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Five things every growing
business owner should know
about employment law
By Christine Broad

October 2013

The informatio...
1)

Employment contracts

2)

Policies and procedures

3)

Performance management

4)

Unfair dismissal

5)

Genuine redun...
oNot just words on paper
- set clear expectations for both parties
- employee confidence in entitlements
- business protec...
o All employees should have an employment contract
o Well-drafted contracts can be short and
straightforward
o Can tailor ...
Some essential inclusions:
‒Term (ie fixed or ongoing)
‒Pay and hours
‒Entitlements
‒Termination and notice
‒Confidentiali...
Why do you need them?
oPolicies set out expectations and obligations for
employers and employees
oClarify what is required...
If you do already have policies:
oAre they sufficient to cover your workplace (ie tailored
to your needs)?
oAre they regul...
o Discrimination Policy
o Harassment Policy
o Bullying Policy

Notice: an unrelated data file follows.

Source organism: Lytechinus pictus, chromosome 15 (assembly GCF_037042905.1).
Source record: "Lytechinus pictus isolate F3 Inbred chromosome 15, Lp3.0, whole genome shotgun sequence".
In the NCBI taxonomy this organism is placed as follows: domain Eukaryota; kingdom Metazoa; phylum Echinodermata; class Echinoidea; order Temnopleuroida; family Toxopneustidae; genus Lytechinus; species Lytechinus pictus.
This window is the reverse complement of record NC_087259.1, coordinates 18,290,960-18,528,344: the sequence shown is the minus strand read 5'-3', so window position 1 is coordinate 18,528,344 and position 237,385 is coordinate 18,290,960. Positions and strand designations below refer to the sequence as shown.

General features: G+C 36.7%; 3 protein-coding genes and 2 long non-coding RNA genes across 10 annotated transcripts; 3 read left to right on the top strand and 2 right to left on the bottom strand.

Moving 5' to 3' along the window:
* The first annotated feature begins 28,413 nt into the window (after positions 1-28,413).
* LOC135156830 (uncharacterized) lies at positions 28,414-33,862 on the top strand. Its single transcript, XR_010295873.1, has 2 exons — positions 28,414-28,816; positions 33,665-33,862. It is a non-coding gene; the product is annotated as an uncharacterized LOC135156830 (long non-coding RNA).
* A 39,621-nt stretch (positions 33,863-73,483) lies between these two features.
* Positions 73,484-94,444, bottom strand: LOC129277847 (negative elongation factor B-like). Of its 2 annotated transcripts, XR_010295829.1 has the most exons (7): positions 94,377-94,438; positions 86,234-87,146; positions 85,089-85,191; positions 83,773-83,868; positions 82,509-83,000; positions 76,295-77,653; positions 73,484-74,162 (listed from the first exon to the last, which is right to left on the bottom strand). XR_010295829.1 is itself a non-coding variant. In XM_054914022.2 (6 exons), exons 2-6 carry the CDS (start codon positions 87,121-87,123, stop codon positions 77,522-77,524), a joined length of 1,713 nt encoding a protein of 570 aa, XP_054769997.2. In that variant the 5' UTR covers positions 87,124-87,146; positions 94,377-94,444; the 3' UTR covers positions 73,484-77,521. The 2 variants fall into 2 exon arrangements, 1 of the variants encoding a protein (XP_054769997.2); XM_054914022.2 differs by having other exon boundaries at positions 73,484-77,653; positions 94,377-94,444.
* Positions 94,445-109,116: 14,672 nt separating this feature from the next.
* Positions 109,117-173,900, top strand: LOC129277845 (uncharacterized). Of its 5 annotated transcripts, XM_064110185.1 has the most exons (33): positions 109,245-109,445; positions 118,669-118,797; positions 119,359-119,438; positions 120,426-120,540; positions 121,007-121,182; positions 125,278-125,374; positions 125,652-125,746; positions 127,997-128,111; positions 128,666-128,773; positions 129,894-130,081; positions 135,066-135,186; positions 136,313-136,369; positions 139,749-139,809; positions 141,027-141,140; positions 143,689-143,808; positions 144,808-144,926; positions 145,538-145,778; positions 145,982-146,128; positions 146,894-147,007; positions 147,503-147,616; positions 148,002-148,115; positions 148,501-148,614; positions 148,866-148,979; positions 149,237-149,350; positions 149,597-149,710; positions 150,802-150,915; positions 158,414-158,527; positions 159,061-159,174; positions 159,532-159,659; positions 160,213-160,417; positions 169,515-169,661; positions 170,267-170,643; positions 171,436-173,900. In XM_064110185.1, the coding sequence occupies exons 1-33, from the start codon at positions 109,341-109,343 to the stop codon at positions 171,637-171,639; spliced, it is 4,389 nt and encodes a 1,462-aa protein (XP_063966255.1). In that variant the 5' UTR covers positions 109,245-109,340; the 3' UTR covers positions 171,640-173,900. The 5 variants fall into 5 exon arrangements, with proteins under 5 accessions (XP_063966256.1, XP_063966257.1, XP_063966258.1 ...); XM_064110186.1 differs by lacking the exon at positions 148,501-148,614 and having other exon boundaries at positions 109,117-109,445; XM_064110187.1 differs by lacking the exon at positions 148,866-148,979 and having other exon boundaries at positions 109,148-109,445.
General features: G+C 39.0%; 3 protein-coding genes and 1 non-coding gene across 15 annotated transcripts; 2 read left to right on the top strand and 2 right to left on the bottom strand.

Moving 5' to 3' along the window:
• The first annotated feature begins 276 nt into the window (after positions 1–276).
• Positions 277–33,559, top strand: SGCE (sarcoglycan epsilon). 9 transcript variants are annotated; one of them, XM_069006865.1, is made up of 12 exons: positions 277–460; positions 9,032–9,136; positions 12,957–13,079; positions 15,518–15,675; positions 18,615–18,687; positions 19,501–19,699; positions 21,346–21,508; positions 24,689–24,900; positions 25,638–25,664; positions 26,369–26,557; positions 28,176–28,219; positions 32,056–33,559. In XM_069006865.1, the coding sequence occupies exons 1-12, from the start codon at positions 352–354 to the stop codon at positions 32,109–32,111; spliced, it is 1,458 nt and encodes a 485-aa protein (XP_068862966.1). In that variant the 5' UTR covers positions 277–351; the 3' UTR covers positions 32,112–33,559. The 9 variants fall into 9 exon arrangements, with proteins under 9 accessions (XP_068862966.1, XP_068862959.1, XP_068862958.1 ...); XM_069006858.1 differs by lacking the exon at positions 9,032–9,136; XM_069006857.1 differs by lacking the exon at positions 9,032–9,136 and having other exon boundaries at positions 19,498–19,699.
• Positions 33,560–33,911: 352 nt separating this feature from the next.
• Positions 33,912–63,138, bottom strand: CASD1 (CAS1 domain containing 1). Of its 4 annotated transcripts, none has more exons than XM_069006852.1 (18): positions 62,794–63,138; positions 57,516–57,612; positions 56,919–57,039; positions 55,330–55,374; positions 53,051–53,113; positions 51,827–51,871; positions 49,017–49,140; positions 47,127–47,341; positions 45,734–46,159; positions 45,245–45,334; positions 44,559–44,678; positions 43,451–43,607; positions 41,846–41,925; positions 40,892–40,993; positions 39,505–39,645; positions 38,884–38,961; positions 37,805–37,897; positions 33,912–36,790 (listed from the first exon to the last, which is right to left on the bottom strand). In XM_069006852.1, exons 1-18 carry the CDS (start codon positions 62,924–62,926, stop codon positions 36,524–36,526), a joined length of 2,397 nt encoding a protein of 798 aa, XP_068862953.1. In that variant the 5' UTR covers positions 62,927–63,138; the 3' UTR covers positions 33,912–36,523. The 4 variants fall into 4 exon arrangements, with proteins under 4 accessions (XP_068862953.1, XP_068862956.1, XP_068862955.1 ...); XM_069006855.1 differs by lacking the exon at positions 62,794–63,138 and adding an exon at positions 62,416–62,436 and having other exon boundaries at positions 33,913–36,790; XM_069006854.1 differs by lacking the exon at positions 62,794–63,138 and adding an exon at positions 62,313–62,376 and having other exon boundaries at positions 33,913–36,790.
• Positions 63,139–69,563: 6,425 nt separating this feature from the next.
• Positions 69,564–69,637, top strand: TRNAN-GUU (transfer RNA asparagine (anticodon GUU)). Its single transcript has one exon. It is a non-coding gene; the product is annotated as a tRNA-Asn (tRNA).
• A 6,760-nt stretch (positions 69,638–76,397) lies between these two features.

o Grievance Policy
o Whistle Blowing Policy
o Drugs & Alcoho...
o A process for dealing with employees where there are
performance issues.
o If not a small business:
‒Two written warning...
oNotify of intended meeting (support
person)
oAt the meeting:
‒Set out issues
‒Put performance improvement plan in place
‒...
o

The Fair Work Act 2009 (Cth), section 385, provides
that a person has been unfairly dismissed if:
‒ The person has been...
o Small business (for the purposes of the Code):
fewer than 15 employees.
o Need a valid reason – conduct or capacity
o On...
o Must relate to a role and not a person
o Must not be related to any performance issues
o Covered by the National Employm...
McCauley v Club Resort Holdings Pty Ltd
o Sexual harassment claim
o Poorly handled and investigated by the employer
o Quee...
Stephen Edward Ryan v Whitehaven Coal Mining Pty Ltd
o Issue- annual leave loading payable on termination.
Case revolved a...
CFMEU v Bengalla Mining Company Pty Ltd
o Issue - employee lodged unpaid leave applications to attend
union events.
o The ...
1)
2)
3)

4)
5)

Employment Contracts- set expectations
and protect business- review
Policies and Procedures- you need the...
oIf you are unsure, get some advice on your
specific situation. It is better to act early before a